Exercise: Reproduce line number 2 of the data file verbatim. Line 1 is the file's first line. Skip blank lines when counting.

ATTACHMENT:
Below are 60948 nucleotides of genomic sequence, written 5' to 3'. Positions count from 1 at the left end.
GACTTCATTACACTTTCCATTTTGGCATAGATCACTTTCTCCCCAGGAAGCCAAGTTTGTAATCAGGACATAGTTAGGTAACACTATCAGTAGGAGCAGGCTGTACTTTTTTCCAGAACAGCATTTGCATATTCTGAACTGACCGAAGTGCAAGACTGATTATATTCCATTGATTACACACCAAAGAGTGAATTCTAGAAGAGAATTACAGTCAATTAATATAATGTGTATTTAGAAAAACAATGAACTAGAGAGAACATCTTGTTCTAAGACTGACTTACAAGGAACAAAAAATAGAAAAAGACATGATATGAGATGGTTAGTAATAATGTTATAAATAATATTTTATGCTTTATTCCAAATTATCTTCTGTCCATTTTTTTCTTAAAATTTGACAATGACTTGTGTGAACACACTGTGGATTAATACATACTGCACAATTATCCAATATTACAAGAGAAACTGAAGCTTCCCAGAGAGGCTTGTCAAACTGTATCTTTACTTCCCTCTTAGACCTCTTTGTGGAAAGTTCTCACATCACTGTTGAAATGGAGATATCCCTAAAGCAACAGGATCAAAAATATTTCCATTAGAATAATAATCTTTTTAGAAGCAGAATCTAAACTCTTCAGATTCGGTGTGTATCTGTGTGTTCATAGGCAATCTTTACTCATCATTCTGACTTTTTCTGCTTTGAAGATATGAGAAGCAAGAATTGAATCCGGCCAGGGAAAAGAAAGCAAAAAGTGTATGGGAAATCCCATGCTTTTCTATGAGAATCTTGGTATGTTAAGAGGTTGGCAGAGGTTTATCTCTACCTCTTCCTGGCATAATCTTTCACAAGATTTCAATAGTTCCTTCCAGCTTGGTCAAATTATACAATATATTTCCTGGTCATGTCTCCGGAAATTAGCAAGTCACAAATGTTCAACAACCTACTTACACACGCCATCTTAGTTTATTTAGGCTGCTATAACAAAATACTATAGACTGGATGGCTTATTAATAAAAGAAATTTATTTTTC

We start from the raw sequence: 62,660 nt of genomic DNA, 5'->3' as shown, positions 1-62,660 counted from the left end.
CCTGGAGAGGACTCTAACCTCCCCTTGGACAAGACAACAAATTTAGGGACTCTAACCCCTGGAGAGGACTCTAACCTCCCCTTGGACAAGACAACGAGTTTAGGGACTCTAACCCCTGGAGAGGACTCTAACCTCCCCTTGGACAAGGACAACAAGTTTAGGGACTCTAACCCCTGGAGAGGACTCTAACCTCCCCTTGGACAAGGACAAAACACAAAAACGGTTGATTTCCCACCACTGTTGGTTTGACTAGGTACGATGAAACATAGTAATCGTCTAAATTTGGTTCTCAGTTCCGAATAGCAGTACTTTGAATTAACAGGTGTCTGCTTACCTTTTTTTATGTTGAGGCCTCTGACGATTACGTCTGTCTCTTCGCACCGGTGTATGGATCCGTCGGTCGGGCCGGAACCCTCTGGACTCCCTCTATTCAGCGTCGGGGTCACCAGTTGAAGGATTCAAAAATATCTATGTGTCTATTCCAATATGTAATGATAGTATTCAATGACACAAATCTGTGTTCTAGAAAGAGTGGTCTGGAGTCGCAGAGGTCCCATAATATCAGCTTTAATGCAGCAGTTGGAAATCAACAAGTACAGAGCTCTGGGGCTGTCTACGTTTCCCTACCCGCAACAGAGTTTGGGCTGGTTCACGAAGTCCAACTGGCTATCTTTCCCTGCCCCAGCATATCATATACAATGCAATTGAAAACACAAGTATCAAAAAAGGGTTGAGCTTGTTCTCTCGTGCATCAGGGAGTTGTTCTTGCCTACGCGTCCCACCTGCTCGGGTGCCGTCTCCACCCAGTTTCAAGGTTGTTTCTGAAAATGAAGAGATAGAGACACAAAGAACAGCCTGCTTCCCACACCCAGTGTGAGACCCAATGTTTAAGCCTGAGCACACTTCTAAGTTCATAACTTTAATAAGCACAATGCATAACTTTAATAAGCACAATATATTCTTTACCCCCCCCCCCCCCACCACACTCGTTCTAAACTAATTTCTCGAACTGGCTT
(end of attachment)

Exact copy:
GACTTCATTACACTTTCCATTTTGGCATAGATCACTTTCTCCCCAGGAAGCCAAGTTTGTAATCAGGACATAGTTAGGTAACACTATCAGTAGGAGCAGGCTGTACTTTTTTCCAGAACAGCATTTGCATATTCTGAACTGACCGAAGTGCAAGACTGATTATATTCCATTGATTACACACCAAAGAGTGAATTCTAGAAGAGAATTACAGTCAATTAATATAATGTGTATTTAGAAAAACAATGAACTAGAGAGAACATCTTGTTCTAAGACTGACTTACAAGGAACAAAAAATAGAAAAAGACATGATATGAGATGGTTAGTAATAATGTTATAAATAATATTTTATGCTTTATTCCAAATTATCTTCTGTCCATTTTTTTCTTAAAATTTGACAATGACTTGTGTGAACACACTGTGGATTAATACATACTGCACAATTATCCAATATTACAAGAGAAACTGAAGCTTCCCAGAGAGGCTTGTCAAACTGTATCTTTACTTCCCTCTTAGACCTCTTTGTGGAAAGTTCTCACATCACTGTTGAAATGGAGATATCCCTAAAGCAACAGGATCAAAAATATTTCCATTAGAATAATAATCTTTTTAGAAGCAGAATCTAAACTCTTCAGATTCGGTGTGTATCTGTGTGTTCATAGGCAATCTTTACTCATCATTCTGACTTTTTCTGCTTTGAAGATATGAGAAGCAAGAATTGAATCCGGCCAGGGAAAAGAAAGCAAAAAGTGTATGGGAAATCCCATGCTTTTCTATGAGAATCTTGGTATGTTAAGAGGTTGGCAGAGGTTTATCTCTACCTCTTCCTGGCATAATCTTTCACAAGATTTCAATAGTTCCTTCCAGCTTGGTCAAATTATACAATATATTTCCTGGTCATGTCTCCGGAAATTAGCAAGTCACAAATGTTCAACAACCTACTTACACACGCCATCTTAGTTTATTTAGGCTGCTATAACAAAATACTATAGACTGGATGGCTTATTAATAAAAGAAATTTATTTTTC